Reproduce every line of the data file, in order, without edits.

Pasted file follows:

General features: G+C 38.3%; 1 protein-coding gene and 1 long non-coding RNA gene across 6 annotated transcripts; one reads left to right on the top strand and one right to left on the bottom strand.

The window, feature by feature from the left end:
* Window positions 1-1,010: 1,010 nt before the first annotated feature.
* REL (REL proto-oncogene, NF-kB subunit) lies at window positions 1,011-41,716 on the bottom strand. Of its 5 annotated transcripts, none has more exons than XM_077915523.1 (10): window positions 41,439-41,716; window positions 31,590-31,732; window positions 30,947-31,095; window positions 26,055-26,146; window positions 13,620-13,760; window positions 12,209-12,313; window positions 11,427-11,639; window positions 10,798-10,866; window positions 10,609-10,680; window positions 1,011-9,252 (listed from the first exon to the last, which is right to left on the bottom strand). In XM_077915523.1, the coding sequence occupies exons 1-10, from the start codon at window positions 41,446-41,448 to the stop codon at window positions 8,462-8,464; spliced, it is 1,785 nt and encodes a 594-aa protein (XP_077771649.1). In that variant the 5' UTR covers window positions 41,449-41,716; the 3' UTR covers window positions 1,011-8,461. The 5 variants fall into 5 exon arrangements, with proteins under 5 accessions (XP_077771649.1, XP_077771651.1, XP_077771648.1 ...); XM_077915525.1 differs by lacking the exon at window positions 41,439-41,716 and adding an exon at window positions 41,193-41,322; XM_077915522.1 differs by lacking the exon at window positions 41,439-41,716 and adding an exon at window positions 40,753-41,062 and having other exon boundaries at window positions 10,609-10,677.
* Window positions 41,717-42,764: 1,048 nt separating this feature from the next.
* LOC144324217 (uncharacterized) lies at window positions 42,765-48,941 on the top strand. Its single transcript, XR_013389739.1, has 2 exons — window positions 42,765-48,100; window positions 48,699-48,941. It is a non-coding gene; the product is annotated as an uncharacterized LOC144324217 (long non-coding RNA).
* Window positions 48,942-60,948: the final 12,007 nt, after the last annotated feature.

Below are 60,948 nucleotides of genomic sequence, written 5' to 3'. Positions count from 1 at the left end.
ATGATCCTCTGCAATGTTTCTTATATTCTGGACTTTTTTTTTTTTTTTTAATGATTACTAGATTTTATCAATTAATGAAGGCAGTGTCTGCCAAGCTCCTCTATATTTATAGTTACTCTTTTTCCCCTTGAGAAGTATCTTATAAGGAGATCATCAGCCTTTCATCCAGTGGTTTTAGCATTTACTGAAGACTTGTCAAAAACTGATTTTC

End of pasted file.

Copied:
General features: G+C 38.3%; 1 protein-coding gene and 1 long non-coding RNA gene across 6 annotated transcripts; one reads left to right on the top strand and one right to left on the bottom strand.

The window, feature by feature from the left end:
* Window positions 1-1,010: 1,010 nt before the first annotated feature.
* REL (REL proto-oncogene, NF-kB subunit) lies at window positions 1,011-41,716 on the bottom strand. Of its 5 annotated transcripts, none has more exons than XM_077915523.1 (10): window positions 41,439-41,716; window positions 31,590-31,732; window positions 30,947-31,095; window positions 26,055-26,146; window positions 13,620-13,760; window positions 12,209-12,313; window positions 11,427-11,639; window positions 10,798-10,866; window positions 10,609-10,680; window positions 1,011-9,252 (listed from the first exon to the last, which is right to left on the bottom strand). In XM_077915523.1, the coding sequence occupies exons 1-10, from the start codon at window positions 41,446-41,448 to the stop codon at window positions 8,462-8,464; spliced, it is 1,785 nt and encodes a 594-aa protein (XP_077771649.1). In that variant the 5' UTR covers window positions 41,449-41,716; the 3' UTR covers window positions 1,011-8,461. The 5 variants fall into 5 exon arrangements, with proteins under 5 accessions (XP_077771649.1, XP_077771651.1, XP_077771648.1 ...); XM_077915525.1 differs by lacking the exon at window positions 41,439-41,716 and adding an exon at window positions 41,193-41,322; XM_077915522.1 differs by lacking the exon at window positions 41,439-41,716 and adding an exon at window positions 40,753-41,062 and having other exon boundaries at window positions 10,609-10,677.
* Window positions 41,717-42,764: 1,048 nt separating this feature from the next.
* LOC144324217 (uncharacterized) lies at window positions 42,765-48,941 on the top strand. Its single transcript, XR_013389739.1, has 2 exons — window positions 42,765-48,100; window positions 48,699-48,941. It is a non-coding gene; the product is annotated as an uncharacterized LOC144324217 (long non-coding RNA).
* Window positions 48,942-60,948: the final 12,007 nt, after the last annotated feature.

Below are 60,948 nucleotides of genomic sequence, written 5' to 3'. Positions count from 1 at the left end.
ATGATCCTCTGCAATGTTTCTTATATTCTGGACTTTTTTTTTTTTTTTTAATGATTACTAGATTTTATCAATTAATGAAGGCAGTGTCTGCCAAGCTCCTCTATATTTATAGTTACTCTTTTTCCCCTTGAGAAGTATCTTATAAGGAGATCATCAGCCTTTCATCCAGTGGTTTTAGCATTTACTGAAGACTTGTCAAAAACTGATTTTC